The Incredible Hummingbird

Hummingbirds, like this Costa Rican Green Violet-ear, are found only in the Western Hemisphere (Bob Bowers)

It’s hard to imagine living in a place without hummingbirds, but most people in the world are not likely ever to see one. Better than three percent of the planet’s 10,000 bird species are hummingbirds, but they live only in the west. You won’t find hummingbirds in China, India, Australia, or Europe. Not in the Middle East, and not even in bird-rich Africa. Even Darwin’s laboratory of avian evolution, the Galapagos, is hummer-free. The world’s smallest birds, that we so enjoy and take for granted, are found from Canada through the Caribbean to the tip of South America, but nowhere else. Visitors from other parts of the world must be astonished when they first lay eyes on one.

Truth Stranger than Fiction

Picture Bob Newhart as Columbus describing a hummingbird to the King of Spain. An exceptionally long-billed bird smaller than any other, weighing little more than a penny, and capable of flying 2,800 miles during migration. A bird that can fly backward, as well as forward, that can hover and fly sideways, vertically and even upside down. A bird that can fan its wings 90 beats per second, and whose heart rate soars to 1,200 beats per minute at flight speeds of 60 miles per hour. Talk about leaping buildings in a single bound; this is truly ‘Superbird’.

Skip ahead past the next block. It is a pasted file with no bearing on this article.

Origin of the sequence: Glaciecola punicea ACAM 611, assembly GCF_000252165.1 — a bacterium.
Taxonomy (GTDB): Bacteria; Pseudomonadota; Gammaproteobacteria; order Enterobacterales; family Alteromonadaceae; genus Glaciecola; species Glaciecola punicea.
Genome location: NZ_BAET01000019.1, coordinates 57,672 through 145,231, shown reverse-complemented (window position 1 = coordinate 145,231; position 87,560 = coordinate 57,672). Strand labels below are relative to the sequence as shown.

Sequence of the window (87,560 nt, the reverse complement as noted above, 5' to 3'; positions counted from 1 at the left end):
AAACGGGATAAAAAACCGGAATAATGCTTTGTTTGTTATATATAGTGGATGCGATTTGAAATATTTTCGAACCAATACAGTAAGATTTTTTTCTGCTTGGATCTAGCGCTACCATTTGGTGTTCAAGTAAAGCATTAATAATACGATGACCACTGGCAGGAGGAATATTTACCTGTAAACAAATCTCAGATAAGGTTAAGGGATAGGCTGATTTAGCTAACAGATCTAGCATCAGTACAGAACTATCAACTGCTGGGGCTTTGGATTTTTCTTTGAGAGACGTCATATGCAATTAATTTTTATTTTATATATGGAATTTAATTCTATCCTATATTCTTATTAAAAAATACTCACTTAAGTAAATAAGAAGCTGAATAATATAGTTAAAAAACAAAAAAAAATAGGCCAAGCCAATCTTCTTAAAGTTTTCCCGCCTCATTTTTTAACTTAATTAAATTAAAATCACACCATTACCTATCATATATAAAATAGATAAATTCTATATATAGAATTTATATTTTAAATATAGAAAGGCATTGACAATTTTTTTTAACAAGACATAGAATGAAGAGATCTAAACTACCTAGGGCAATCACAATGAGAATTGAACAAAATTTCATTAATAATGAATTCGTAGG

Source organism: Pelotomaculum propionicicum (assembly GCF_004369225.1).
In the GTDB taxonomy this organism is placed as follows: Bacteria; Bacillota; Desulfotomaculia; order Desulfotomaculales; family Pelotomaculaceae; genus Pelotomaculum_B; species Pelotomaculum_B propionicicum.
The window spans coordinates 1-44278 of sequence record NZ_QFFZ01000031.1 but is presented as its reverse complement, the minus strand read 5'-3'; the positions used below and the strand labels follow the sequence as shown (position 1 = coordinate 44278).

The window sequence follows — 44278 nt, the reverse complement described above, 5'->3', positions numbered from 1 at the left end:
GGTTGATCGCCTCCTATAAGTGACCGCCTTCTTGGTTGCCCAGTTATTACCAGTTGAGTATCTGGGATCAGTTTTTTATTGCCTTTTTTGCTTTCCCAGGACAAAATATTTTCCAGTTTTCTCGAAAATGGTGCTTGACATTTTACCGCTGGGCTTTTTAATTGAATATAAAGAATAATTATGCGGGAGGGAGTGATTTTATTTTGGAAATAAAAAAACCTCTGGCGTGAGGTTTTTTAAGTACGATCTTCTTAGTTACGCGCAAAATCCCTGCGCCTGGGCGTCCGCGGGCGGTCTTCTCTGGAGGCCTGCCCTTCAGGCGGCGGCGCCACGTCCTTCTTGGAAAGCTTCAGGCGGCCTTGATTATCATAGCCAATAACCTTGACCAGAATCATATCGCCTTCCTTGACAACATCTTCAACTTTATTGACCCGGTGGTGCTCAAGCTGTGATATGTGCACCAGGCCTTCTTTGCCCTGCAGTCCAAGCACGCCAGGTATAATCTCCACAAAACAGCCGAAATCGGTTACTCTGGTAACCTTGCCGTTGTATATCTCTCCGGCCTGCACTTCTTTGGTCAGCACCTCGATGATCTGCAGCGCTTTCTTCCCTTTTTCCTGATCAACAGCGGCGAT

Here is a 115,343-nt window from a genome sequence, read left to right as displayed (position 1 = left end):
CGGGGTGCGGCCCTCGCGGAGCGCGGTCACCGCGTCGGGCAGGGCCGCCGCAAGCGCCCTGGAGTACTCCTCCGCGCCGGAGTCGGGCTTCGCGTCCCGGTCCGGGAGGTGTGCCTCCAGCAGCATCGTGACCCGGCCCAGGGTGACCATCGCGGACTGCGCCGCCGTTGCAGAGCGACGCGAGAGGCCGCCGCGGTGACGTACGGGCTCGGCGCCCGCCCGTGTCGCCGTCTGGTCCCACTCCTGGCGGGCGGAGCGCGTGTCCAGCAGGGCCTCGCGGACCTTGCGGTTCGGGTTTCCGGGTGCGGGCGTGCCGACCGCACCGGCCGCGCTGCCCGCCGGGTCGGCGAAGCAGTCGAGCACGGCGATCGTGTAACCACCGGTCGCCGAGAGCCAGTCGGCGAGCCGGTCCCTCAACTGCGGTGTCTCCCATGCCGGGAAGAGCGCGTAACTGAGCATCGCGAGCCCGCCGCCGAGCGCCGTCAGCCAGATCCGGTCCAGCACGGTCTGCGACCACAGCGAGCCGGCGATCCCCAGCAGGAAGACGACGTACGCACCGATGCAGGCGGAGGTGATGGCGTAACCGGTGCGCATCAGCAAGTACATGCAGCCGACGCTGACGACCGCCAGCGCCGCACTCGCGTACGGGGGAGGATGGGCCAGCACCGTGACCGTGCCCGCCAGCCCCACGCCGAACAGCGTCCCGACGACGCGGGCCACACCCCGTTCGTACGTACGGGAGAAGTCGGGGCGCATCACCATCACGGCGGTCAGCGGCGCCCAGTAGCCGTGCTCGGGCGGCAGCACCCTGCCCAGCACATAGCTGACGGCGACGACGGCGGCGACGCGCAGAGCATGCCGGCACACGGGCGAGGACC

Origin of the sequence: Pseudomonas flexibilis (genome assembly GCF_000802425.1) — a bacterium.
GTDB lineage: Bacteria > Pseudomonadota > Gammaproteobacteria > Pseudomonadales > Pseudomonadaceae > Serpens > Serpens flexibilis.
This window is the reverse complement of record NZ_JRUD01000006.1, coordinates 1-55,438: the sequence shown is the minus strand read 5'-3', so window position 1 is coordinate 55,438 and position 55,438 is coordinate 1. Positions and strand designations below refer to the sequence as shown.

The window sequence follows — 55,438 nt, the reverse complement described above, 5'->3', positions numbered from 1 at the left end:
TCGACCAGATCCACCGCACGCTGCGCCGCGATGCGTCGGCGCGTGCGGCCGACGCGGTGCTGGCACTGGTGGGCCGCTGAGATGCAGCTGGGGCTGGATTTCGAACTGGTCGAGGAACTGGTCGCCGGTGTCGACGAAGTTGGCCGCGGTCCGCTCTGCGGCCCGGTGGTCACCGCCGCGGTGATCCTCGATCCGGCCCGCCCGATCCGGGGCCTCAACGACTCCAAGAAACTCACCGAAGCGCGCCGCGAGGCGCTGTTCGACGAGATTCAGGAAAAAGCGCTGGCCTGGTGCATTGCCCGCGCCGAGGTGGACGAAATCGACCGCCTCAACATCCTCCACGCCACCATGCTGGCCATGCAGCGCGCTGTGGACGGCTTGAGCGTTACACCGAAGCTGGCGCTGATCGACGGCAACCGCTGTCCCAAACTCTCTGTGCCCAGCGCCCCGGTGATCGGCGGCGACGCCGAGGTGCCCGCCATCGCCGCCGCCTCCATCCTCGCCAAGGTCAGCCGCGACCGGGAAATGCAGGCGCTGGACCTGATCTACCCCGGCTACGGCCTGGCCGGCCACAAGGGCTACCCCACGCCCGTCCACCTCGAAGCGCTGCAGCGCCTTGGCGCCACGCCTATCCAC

Smallest and Most Acrobatic Bird in the World (pictured: Arizona Rufous Hummingbird, Bob Bowers)

Some 320 species of hummingbirds are found in the west. Most of these are found south of the Mexican border, with the greatest variety found in Ecuador. From Missouri to Virginia, most of the eastern U.S. knows only the Ruby-throated, but more than 20 species have been documented in the western states. We’re particularly fortunate living in Arizona, where 14 species were recorded on a single day in Miller Canyon, a U.S. record. SaddleBrooke’s hummer number isn’t too shabby, either; we saw six species in our back yard one day last August.

The Hummers of SaddleBrooke

It’s probable that one day we will spot a new hummingbird in SaddleBrooke, but to date the list is six: Costa’s, Anna’s, Black-chinned, Broad-billed, Rufous and Broad-tailed. Our Costa’s, the second smallest bird north of Mexico, is a full-time resident, and within the past year both Anna’s and Broad-billed Hummingbirds have been recorded in every month, so they may be moving in permanently, as well. The Black-chinned come north from Mexico in the spring to breed and nest nearby, returning south by the end of September. Rufous Hummingbirds pass through quickly in February, in a hurry to get to their nesting grounds in the Pacific Northwest, but they linger up to six weeks in late summer on their way back to Mexico.